A SEISMIC survey off Golden Beach has begun this week, as part of a study of the underwater geology for the CarbonNet project.
Many residents remain angry at the project, and a forum at the Longford Hall this Saturday from 3pm has been organised to oppose it.
The meeting will include the screening of an anti-coal seam gas documentary, as an example of how a united community can stop large projects, and there is an “independent expert carbon capture and storage speaker” who will answer questions, though this is still to be confirmed.
CarbonNet is a joint federal and state government project, to find out whether rock formations under Bass Strait would be suitable for storing pressurised liquid carbon dioxide.
New industries, not existing power plants, would theoretically connect to an injection site offshore via pipes, which would probably follow existing underground pipelines.
Experts said the technology was safe, with studies showing there were no risks of leaks or earthquakes.
However, carbon capture and storage is expensive, and opponents say it will contribute to using outdated coal generation technologies when renewables were falling in price.
The seismic testing will use several observers to ensure marine mammals are not affected and to oversee safety protocols for marine life on the sea floor.
There have been assurances that while some fish will move away from the area and eventually return, there would not be any mass fish deaths.
The recent Australia Day weekend fishing competition, which had more than 700 participants, was a success, but there are fears the testing could interfere with the Easter weekend competition at the end of March.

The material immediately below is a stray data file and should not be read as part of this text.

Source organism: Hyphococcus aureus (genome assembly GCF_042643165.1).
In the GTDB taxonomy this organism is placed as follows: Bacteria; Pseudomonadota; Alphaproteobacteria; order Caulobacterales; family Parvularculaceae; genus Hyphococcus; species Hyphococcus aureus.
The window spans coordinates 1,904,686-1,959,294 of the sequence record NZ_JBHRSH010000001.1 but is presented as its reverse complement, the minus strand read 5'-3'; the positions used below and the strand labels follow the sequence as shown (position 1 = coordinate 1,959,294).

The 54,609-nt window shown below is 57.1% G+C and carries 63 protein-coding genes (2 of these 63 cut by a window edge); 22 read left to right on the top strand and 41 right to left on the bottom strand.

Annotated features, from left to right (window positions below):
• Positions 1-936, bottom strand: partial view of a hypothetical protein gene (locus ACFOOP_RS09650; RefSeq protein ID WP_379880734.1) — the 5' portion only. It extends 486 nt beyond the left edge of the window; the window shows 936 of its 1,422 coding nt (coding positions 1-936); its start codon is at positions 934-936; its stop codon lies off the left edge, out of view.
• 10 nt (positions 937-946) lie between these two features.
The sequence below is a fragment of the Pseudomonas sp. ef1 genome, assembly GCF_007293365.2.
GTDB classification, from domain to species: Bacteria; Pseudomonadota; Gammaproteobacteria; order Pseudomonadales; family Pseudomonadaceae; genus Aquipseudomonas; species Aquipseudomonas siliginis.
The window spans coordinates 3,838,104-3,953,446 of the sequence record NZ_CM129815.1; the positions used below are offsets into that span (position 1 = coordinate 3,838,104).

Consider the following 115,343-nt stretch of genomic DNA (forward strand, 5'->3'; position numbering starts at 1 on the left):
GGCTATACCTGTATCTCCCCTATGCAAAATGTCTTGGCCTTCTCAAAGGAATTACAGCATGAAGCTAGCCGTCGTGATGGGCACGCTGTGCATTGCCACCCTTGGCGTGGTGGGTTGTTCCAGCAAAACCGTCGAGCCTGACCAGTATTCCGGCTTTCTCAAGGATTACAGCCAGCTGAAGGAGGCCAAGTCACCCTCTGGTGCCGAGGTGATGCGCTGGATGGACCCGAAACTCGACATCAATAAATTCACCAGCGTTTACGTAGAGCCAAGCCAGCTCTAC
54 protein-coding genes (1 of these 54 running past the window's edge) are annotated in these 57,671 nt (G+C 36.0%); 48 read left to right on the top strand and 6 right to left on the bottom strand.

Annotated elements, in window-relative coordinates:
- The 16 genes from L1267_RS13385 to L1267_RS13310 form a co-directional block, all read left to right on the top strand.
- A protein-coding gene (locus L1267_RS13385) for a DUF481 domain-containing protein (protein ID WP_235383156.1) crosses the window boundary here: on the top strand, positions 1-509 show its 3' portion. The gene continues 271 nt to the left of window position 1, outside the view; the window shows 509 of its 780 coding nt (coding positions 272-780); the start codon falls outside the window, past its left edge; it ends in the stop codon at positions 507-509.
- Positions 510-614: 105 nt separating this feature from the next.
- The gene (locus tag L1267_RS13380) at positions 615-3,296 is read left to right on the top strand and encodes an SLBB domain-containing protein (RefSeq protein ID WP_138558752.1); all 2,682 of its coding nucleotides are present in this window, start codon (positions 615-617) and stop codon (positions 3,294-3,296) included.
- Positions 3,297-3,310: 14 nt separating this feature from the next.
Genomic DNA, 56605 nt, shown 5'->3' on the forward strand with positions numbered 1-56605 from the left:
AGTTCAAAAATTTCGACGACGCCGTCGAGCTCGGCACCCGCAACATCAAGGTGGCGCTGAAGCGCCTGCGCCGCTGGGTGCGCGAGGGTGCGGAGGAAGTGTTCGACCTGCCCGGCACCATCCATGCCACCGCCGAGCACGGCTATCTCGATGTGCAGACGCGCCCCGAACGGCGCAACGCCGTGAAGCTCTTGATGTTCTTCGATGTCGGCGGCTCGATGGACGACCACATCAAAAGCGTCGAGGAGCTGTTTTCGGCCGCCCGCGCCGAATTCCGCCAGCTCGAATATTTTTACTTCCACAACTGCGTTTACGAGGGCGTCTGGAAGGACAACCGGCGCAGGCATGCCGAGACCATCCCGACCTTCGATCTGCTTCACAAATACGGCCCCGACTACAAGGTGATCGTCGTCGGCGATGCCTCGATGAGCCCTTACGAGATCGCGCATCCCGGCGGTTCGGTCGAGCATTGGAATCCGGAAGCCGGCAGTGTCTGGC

The state government is backing the scientific study, saying it could help combat climate change and create the jobs of the future.
A press release stated independent scientists had assessed Bass Strait as “having some of the most suitable rock formations to store carbon dioxide”.
Resources Minister Tim Pallas said the project could be positive for Gippsland.
“The CarbonNet project holds the promise to be a catalyst for new global investment, industry and jobs in Gippsland and the Latrobe Valley, while helping us combat climate change,” he said.
Gippsland South MLA Danny O’Brien said he had written to the state government on behalf of Golden Beach residents about deferring the seismic testing, but noted the government had chosen to proceed, and added it was important to keep facts in mind when discussing the issue online.
“I understand there is a level of concern in and around Golden Beach about the impact of seismic testing, proposed to start this week, and of the project overall — but some of the misleading commentary I have seen in recent days is very unhelpful,” he said.
The beach will be open to swimmers on weekends, but lifesavers will patrol the beach during the week to stop people swimming, as the noise from the testing can be disruptive if people put their heads in the water while the boat is close to the shore.
Scientists keeping an eye on the vessels have set up shop at the Golden Beach Surf Life Saving Club rooms, which will be open from dawn to dusk to answer questions from the community.